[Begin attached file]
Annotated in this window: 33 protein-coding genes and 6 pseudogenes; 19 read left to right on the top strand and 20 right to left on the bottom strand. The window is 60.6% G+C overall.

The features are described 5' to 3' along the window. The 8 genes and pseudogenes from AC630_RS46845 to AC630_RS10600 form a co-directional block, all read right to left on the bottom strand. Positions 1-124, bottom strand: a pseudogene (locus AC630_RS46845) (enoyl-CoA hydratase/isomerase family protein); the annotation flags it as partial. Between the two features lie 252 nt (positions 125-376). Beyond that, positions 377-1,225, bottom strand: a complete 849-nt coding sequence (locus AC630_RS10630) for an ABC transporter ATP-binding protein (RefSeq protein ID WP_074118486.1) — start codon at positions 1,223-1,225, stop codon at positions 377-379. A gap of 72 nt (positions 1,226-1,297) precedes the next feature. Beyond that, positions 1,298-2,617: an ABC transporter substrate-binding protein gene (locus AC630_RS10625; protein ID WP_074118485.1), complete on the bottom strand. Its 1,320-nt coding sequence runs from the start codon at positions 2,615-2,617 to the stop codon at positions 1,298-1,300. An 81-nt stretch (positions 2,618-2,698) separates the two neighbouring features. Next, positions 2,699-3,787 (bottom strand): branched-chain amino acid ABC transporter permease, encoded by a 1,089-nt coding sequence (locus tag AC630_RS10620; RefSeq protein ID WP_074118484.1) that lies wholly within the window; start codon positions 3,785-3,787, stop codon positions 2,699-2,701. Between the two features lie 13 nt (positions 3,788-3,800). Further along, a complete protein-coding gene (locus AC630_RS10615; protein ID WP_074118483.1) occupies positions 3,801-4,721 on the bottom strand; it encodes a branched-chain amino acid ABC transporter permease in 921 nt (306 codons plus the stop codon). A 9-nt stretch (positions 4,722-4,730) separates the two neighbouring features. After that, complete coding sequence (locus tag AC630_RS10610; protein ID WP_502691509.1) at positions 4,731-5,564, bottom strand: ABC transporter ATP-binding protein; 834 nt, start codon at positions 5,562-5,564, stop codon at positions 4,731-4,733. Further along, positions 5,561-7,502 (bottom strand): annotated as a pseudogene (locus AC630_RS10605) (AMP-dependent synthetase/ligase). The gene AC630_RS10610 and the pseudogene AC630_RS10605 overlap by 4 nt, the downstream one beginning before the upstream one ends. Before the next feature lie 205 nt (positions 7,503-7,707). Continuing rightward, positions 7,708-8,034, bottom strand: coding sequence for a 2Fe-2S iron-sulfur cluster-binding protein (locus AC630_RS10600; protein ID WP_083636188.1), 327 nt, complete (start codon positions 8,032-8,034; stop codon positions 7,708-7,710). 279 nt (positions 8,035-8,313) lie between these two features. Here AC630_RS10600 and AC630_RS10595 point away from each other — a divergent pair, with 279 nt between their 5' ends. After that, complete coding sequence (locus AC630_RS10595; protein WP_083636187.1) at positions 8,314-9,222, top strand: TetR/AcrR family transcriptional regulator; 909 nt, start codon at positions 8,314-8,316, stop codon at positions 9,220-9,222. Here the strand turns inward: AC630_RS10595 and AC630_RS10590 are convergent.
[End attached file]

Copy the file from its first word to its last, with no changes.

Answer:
Annotated in this window: 33 protein-coding genes and 6 pseudogenes; 19 read left to right on the top strand and 20 right to left on the bottom strand. The window is 60.6% G+C overall.

The features are described 5' to 3' along the window. The 8 genes and pseudogenes from AC630_RS46845 to AC630_RS10600 form a co-directional block, all read right to left on the bottom strand. Positions 1-124, bottom strand: a pseudogene (locus AC630_RS46845) (enoyl-CoA hydratase/isomerase family protein); the annotation flags it as partial. Between the two features lie 252 nt (positions 125-376). Beyond that, positions 377-1,225, bottom strand: a complete 849-nt coding sequence (locus AC630_RS10630) for an ABC transporter ATP-binding protein (RefSeq protein ID WP_074118486.1) — start codon at positions 1,223-1,225, stop codon at positions 377-379. A gap of 72 nt (positions 1,226-1,297) precedes the next feature. Beyond that, positions 1,298-2,617: an ABC transporter substrate-binding protein gene (locus AC630_RS10625; protein ID WP_074118485.1), complete on the bottom strand. Its 1,320-nt coding sequence runs from the start codon at positions 2,615-2,617 to the stop codon at positions 1,298-1,300. An 81-nt stretch (positions 2,618-2,698) separates the two neighbouring features. Next, positions 2,699-3,787 (bottom strand): branched-chain amino acid ABC transporter permease, encoded by a 1,089-nt coding sequence (locus tag AC630_RS10620; RefSeq protein ID WP_074118484.1) that lies wholly within the window; start codon positions 3,785-3,787, stop codon positions 2,699-2,701. Between the two features lie 13 nt (positions 3,788-3,800). Further along, a complete protein-coding gene (locus AC630_RS10615; protein ID WP_074118483.1) occupies positions 3,801-4,721 on the bottom strand; it encodes a branched-chain amino acid ABC transporter permease in 921 nt (306 codons plus the stop codon). A 9-nt stretch (positions 4,722-4,730) separates the two neighbouring features. After that, complete coding sequence (locus tag AC630_RS10610; protein ID WP_502691509.1) at positions 4,731-5,564, bottom strand: ABC transporter ATP-binding protein; 834 nt, start codon at positions 5,562-5,564, stop codon at positions 4,731-4,733. Further along, positions 5,561-7,502 (bottom strand): annotated as a pseudogene (locus AC630_RS10605) (AMP-dependent synthetase/ligase). The gene AC630_RS10610 and the pseudogene AC630_RS10605 overlap by 4 nt, the downstream one beginning before the upstream one ends. Before the next feature lie 205 nt (positions 7,503-7,707). Continuing rightward, positions 7,708-8,034, bottom strand: coding sequence for a 2Fe-2S iron-sulfur cluster-binding protein (locus AC630_RS10600; protein ID WP_083636188.1), 327 nt, complete (start codon positions 8,032-8,034; stop codon positions 7,708-7,710). 279 nt (positions 8,035-8,313) lie between these two features. Here AC630_RS10600 and AC630_RS10595 point away from each other — a divergent pair, with 279 nt between their 5' ends. After that, complete coding sequence (locus AC630_RS10595; protein WP_083636187.1) at positions 8,314-9,222, top strand: TetR/AcrR family transcriptional regulator; 909 nt, start codon at positions 8,314-8,316, stop codon at positions 9,220-9,222. Here the strand turns inward: AC630_RS10595 and AC630_RS10590 are convergent.